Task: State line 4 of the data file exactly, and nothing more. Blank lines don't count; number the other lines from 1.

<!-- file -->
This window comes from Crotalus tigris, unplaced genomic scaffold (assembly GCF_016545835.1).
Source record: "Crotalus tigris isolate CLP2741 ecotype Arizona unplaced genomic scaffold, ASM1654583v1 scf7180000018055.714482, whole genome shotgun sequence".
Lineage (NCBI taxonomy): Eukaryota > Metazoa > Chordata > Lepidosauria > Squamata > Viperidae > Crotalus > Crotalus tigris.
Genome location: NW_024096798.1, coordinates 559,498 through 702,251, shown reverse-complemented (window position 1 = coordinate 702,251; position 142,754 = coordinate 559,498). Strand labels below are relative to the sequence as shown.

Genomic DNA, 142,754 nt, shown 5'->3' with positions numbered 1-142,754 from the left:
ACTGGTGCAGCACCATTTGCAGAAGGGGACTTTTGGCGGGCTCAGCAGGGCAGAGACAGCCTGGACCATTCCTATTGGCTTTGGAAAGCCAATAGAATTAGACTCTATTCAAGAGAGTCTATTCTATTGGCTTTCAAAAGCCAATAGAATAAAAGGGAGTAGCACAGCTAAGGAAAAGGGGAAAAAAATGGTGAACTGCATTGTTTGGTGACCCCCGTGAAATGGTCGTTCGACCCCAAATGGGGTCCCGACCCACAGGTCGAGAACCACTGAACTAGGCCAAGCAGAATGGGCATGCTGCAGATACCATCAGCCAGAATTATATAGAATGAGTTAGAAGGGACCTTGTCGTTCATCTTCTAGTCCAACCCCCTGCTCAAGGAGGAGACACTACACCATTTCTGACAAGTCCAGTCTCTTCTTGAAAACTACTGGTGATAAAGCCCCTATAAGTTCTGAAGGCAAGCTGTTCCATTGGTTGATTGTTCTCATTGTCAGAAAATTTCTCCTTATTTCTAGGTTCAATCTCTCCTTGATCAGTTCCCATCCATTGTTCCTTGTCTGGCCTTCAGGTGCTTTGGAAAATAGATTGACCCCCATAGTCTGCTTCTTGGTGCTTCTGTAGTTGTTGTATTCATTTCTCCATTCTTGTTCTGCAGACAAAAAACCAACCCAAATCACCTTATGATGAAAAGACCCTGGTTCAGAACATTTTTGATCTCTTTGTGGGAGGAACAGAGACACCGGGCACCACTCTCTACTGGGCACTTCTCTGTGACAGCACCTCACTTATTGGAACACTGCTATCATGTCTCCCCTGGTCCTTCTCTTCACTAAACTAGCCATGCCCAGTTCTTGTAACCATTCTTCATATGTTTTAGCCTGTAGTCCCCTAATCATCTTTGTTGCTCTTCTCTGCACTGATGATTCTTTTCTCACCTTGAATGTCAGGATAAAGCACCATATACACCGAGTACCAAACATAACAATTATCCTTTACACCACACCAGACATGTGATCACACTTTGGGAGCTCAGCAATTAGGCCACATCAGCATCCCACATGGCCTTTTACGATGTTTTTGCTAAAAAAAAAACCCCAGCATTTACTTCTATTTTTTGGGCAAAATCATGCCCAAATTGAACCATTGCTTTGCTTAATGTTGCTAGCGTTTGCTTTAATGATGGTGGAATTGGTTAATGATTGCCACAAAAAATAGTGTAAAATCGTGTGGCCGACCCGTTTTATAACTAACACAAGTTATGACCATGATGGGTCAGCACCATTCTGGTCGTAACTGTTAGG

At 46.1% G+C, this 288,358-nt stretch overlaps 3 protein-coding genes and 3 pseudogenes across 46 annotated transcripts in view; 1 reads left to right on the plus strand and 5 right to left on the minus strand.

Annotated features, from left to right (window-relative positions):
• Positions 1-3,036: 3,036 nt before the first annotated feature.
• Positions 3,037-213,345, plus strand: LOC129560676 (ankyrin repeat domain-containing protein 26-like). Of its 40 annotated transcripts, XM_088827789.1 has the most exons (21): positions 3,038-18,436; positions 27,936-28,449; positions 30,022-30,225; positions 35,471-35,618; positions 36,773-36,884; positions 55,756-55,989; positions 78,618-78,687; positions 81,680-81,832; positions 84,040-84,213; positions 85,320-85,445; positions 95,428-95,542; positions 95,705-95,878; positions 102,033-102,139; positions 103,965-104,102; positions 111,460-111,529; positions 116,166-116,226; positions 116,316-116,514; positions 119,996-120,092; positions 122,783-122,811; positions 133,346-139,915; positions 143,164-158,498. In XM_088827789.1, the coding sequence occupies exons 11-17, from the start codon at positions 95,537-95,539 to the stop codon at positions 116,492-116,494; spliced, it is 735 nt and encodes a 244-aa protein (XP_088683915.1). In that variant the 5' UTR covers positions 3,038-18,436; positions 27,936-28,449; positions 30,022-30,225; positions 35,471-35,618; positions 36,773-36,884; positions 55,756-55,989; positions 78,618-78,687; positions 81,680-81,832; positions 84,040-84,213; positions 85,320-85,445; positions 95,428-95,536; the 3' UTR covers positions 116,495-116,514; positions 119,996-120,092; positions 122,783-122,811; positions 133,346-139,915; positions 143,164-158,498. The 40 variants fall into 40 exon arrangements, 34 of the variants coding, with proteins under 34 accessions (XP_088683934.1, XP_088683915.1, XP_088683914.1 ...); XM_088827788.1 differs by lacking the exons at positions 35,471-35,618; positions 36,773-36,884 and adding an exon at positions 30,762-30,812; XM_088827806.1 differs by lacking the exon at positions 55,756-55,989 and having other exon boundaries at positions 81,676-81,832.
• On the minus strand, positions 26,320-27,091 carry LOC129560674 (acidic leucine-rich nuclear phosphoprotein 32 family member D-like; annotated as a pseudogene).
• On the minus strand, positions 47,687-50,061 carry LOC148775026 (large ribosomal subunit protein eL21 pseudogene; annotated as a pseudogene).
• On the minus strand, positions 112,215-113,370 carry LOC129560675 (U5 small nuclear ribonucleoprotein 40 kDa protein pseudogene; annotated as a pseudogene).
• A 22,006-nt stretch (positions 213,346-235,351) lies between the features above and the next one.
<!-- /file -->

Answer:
Genome location: NW_024096798.1, coordinates 559,498 through 702,251, shown reverse-complemented (window position 1 = coordinate 702,251; position 142,754 = coordinate 559,498). Strand labels below are relative to the sequence as shown.